A fire that caused $300,000 worth of property damage at a Ruscombmanor Township mushroom farm Wednesday night was deemed accidental in nature by State Police Thursday afternoon.
Giorgi Mushroom Company employees discovered the fire in the storage and utility room and dialed 911 at about 6:54 p.m. on Aug. 22. Ruscombmanor and neighboring fire departments responded, arriving at 108 Pine Lane at Hartz Road to find heavy smoke and fire venting from the roof and door.
The origin of fire was the storage and utility room located about the center of the block structure, according to the State Police fire investigation report released Aug. 23.
The cause and/or ignition source is an electrical malfunction or breakdown, according to the fire investigation report.
Firefighters from 15 companies battled the fire from about 7 p.m. until about 2 a.m. the following morning. There were no injuries.
'34 was initially dispatched which is Ruscombmanor, Blandon, and Alsace Manor. I believe Chief 8 came on location and called it in a working fire right away and she called for more equipment,' said Scott Oxenreider, volunteer with the Exeter Fire Company at the scene on Wednesday night. 'We needed water; there's no water here.'
According to, Oxenreider, there were about 15 companies called out including tankers from Ruscombmanor, Blandon, Fleetwood, Oley, Exeter, Virginville, Leesport, Alsace Manor, Lower Alsace, Mt. Penn, and Central.
'Many companies were called for tankers, some were called for manpower, and some were called to set up auxiliary fill sites,' said Eric Fox, Assistant Fire Chief for Ruscombmanor. The area was blocked off from all directions to enable the tankers to move freely to and from sources of water needed to battle the fire. Gary Yoder, volunteer for the Oley Fire Company, said that although there was a pond next to the farm, during the summer months, it's a little difficult using ponds as a source because of the possibility of algae clogging the intake. A tanker can hold anywhere from 1,800 to 3,500 gallons of water.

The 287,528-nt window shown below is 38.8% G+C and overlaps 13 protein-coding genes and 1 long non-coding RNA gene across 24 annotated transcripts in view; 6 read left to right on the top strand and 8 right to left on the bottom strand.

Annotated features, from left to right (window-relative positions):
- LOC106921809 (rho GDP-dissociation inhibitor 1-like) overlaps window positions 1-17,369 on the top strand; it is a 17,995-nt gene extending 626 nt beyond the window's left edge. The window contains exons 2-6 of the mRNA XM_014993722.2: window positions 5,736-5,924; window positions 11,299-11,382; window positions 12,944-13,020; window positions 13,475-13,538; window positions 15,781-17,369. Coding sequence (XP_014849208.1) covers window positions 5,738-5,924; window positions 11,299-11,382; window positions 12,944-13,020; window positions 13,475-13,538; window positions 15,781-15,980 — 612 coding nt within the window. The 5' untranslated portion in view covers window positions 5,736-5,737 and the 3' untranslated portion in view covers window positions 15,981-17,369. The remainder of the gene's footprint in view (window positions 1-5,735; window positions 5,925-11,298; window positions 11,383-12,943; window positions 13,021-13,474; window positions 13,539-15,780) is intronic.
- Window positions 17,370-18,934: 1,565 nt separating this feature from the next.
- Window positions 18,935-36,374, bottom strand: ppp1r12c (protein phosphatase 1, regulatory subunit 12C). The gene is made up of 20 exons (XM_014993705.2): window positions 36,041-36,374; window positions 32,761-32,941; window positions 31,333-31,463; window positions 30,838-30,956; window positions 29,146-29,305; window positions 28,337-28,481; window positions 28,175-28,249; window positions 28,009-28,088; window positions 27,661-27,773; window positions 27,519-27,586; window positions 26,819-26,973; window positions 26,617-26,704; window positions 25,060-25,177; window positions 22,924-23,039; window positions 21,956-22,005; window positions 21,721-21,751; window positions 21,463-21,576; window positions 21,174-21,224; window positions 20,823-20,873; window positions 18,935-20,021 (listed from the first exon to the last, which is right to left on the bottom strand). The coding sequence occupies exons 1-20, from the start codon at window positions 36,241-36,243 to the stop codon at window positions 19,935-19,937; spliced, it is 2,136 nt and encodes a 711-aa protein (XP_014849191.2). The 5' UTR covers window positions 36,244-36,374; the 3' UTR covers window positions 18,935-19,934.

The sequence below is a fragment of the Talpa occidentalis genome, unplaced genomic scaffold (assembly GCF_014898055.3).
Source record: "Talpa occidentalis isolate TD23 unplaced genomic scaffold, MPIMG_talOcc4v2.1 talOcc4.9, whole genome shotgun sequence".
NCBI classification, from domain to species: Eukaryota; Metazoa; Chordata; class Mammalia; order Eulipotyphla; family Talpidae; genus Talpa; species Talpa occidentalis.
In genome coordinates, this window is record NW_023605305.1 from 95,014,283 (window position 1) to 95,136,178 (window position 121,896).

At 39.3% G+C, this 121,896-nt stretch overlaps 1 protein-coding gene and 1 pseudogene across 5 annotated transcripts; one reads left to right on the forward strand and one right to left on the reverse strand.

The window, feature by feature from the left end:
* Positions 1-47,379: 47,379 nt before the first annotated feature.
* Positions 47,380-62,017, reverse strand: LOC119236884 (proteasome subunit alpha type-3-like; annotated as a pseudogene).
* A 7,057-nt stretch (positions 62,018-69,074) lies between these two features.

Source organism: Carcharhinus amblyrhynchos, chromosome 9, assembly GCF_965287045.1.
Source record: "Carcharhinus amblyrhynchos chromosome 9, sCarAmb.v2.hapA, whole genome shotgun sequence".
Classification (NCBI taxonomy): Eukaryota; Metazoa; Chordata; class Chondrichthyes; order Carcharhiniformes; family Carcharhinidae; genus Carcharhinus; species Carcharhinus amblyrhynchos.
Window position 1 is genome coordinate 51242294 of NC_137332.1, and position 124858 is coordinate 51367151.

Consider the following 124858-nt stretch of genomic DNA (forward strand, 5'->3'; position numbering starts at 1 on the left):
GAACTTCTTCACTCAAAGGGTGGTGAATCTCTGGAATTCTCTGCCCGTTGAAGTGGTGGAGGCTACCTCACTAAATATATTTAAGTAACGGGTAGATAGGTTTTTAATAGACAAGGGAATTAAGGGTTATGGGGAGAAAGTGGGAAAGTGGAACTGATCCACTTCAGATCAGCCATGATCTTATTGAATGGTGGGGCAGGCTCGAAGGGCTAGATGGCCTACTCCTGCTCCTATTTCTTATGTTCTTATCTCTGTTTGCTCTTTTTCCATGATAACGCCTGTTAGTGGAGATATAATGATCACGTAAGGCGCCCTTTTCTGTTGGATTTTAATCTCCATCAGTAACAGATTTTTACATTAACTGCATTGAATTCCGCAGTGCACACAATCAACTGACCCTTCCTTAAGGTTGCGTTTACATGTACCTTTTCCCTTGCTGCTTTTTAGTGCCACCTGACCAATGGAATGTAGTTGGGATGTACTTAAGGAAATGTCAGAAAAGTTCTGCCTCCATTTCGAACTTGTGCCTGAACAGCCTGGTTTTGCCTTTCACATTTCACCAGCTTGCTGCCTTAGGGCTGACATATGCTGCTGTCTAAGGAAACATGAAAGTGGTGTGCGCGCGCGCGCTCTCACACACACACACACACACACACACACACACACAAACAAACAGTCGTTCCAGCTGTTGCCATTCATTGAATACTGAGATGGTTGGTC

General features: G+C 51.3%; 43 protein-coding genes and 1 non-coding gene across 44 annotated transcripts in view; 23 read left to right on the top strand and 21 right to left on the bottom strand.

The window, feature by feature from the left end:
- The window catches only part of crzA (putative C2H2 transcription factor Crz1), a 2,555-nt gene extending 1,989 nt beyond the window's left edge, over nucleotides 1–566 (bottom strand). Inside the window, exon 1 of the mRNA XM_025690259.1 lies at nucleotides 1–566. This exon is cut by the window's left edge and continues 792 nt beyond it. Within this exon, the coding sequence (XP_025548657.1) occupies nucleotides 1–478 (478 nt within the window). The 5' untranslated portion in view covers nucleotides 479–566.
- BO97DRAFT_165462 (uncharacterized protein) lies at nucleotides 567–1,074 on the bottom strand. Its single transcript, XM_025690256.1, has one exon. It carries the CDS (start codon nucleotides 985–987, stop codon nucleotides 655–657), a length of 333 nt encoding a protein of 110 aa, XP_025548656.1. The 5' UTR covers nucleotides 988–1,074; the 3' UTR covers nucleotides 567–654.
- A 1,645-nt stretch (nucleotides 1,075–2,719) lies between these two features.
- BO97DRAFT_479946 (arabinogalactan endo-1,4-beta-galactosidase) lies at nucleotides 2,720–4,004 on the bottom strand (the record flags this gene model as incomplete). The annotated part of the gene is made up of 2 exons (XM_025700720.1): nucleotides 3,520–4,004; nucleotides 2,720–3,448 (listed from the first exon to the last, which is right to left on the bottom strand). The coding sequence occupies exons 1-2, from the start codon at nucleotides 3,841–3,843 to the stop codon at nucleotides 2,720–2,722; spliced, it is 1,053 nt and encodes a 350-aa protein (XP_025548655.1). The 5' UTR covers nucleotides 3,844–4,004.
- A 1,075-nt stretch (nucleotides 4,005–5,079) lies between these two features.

'We were one of the last ones; we brought our tankers here just for water. They said it was a good fire coming through the roof. I'm going to be dumping my fourth load,' said Chris Schaeffer, volunteer for the Eastern Berks Fire Company.
'A lot of these guys are probably on their sixth, seventh, and eighth ,' added Schaeffer's partner, Scott Kauffman.
The mushroom farm looks like a small and simple structure from the road, but according to a volunteer, who wished to remain anonymous, the cinder block houses are usually built into a hill and are three stories high. Trays of mushrooms are stacked in rows with planks between them serving as a walkway; one misstep and you could fall two stories.
According to Fox, the majority of the fire was fought from the exterior.
'Nobody was hurt. There were two workers here and they were evacuated when the first fire personnel got here,' said Fox.
According to Fox, the center three or four houses had damage and he felt the entire crop of mushrooms would suffer damage as well because of having to shut the power off. The whole stretch of houses had crops growing. He said that mushrooms had to be kept at the right temperature-they're very sensitive.
It was around 10 p.m. when additional heavy equipment was called in to remove some of the roof so they could make sure the fire was completely out.
Fire crews were on the scene until about 2 a.m.
Kutztown Area Patriot editor Lisa Mitchell contributed to this article.